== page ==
When the International Standards Organization published earlier this month the world's first international standard to help organizations manage information privacy, it noted that digital privacy has "become a significant business concern."
No doubt this has been demonstrated on the enforcement front in recent months. The U.S. Federal Trade Commission fined Facebook a record $5 billion in the same week that it fined Equifax $575 million. Each settlement also included board-level requirements and obligations. At the same time, supervisory authorities in the EU are beginning to ramp up enforcement actions under the General Data Protection Regulation. To add on, the California Consumer Privacy Act is just months away from implementation. And the cost of data breaches is going up, according to IBM.
ISO/IEC 27701 is an extension of ISO/IEC 27001 — the commonly adopted security standard — and "specifies the requirements for establishing, implementing, maintaining and continually improving a privacy-specific information security management system," ISO's Clare Naden explained in the organization's blog post Aug. 6.
The standard's introductory paragraph paints a broader picture: "[T]he quantity and types of [personally identifiable information] processed is increasing, as is the number of situations where an organization needs to cooperate with other organizations regarding the processing of PII. Protection of privacy in the context of the processing of PII is a societal need, as well as the topic of dedicated legislation and/or regulation all over the world."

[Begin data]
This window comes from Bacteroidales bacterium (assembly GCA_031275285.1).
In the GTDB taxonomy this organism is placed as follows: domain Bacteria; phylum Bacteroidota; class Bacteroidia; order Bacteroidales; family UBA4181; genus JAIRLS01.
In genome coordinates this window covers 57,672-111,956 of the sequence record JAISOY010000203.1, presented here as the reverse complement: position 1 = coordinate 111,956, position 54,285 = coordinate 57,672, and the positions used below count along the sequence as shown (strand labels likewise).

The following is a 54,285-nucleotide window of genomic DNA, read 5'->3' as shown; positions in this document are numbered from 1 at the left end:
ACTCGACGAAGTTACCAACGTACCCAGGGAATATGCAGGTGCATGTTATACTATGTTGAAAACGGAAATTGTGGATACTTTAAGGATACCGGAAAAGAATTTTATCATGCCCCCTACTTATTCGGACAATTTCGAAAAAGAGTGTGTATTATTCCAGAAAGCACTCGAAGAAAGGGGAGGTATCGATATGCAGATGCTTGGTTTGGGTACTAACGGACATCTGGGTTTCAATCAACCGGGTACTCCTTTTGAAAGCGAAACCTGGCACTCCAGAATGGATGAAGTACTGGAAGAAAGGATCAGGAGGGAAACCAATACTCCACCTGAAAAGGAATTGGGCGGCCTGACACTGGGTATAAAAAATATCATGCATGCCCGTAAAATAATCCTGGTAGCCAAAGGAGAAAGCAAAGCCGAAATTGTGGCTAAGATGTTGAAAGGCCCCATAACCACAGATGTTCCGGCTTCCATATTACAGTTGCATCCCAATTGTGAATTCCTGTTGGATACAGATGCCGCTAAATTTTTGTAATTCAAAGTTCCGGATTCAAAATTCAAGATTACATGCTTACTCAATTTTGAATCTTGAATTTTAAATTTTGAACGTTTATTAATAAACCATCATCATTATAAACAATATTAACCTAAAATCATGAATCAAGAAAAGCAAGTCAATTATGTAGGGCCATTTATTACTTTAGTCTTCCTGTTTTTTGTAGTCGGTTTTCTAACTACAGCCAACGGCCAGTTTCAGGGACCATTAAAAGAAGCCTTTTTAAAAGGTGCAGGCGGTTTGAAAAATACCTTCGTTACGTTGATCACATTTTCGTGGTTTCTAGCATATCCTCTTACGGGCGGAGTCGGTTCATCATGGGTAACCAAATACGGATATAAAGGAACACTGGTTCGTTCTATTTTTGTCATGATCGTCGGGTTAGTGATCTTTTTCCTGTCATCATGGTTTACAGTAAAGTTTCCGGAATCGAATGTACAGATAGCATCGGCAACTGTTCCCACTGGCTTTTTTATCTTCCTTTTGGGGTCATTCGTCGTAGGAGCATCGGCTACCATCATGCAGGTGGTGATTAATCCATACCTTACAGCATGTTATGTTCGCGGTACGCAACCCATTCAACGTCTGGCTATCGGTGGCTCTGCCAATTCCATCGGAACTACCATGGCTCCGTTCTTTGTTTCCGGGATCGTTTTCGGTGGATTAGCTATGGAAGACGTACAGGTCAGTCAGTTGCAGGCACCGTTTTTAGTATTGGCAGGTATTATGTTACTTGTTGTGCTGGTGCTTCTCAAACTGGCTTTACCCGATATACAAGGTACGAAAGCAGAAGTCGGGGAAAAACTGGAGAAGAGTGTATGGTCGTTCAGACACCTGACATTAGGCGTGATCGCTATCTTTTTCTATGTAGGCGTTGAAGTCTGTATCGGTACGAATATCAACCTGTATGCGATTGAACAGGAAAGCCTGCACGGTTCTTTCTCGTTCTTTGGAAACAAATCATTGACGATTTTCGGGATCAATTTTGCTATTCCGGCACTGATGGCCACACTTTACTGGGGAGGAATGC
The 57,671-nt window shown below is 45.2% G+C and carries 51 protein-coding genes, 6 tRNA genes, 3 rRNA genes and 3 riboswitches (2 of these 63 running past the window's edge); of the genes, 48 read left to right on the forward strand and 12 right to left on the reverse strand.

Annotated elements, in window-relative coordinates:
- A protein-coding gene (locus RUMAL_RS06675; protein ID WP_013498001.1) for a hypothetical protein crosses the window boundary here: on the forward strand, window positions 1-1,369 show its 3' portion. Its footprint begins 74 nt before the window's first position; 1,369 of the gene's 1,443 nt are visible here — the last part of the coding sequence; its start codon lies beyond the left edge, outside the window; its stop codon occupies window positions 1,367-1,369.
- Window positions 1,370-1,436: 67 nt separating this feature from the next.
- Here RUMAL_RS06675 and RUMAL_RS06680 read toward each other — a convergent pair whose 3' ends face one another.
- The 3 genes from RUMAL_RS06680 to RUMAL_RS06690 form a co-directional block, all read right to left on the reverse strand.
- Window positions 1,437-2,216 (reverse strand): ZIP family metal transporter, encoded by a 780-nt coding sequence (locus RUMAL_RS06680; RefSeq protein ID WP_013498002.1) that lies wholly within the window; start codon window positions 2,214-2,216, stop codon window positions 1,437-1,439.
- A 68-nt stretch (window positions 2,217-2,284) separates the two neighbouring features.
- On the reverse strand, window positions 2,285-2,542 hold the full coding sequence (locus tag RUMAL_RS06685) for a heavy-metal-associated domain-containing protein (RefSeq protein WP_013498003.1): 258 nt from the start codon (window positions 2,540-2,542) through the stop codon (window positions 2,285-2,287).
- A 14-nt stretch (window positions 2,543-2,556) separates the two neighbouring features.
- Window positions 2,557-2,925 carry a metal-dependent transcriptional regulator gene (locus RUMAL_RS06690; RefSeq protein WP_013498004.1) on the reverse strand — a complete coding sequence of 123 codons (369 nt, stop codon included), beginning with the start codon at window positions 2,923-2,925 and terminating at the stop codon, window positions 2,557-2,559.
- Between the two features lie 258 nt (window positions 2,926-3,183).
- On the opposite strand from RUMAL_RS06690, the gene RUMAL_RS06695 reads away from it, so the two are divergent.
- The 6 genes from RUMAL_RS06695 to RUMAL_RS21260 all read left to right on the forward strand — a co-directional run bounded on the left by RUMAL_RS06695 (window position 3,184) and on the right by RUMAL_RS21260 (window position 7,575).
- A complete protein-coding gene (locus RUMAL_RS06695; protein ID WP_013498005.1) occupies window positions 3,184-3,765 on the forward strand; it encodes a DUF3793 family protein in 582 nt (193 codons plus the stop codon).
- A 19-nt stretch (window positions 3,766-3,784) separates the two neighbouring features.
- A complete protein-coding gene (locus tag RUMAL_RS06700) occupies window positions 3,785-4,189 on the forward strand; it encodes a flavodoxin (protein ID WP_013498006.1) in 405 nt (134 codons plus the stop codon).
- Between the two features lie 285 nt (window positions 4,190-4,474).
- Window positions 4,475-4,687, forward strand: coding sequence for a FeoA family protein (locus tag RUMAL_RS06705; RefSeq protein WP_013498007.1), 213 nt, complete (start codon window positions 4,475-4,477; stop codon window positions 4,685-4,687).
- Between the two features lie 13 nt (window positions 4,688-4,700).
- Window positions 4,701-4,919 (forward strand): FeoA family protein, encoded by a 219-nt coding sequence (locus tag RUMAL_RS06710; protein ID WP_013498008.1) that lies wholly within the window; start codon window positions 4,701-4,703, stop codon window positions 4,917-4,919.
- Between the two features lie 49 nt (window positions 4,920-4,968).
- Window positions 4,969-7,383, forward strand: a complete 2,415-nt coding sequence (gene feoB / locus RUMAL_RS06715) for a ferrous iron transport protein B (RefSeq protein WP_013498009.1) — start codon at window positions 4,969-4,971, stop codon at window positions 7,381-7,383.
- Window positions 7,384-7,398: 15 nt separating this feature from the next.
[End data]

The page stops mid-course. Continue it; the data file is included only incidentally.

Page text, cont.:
The new standard also applies to controllers and processors, as well as "all types and sizes of organizations, including public and private companies, government entities and not-for-profit organizations."
"This is an important standard," OneTrust Director of Privacy Andrew Clearwater, CIPP/US, said in a phone interview with the IAPP. OneTrust announced Monday that it is the first organization to achieve ISO 27701 certification.
"One thing stands out: It supplements ISO 27001 and we know that at least 60,000 organizations have certified to date," Clearwater noted, adding a privacy standard to such a commonly adopted security standard "gives privacy a visibility that wasn't there before. It ties risks to solutions within organizations, gives structure to accountability, promotes cross-team work between the security and privacy teams, and will help justify expenses for the privacy office."
Clearwater highlighted that 27701 calls for continual improvement to an organization's privacy management system and that privacy pros will benefit from this. "You can't say that 'we've made our GDPR investment, so let's wait for a new law to pass.' This is something that has to be maintained. The next year we have to show how the PIMS program improved year over year, that management has reviewed them and knows of the improvements," Clearwater said.
"Stagnation is not an option under management standards," he added.
Andreas Wolf, the chair of the ISO/IEC technical committee behind the standard, would agree. "ISO/IEC 27701 defines processes and provides guidance for protecting PII on an ongoing, ever evolving basis. Because being a management system, it defines processes for continuous improvement on data protection, particularly important in a world where technology doesn’t stand still," Wolf said in ISO's announcement.
ISO 27701 "gives privacy a visibility that wasn't there before. It ties risks to solutions within organizations, gives structure to accountability, promotes cross-team work between the security and privacy teams, and will help justify expenses for the privacy office."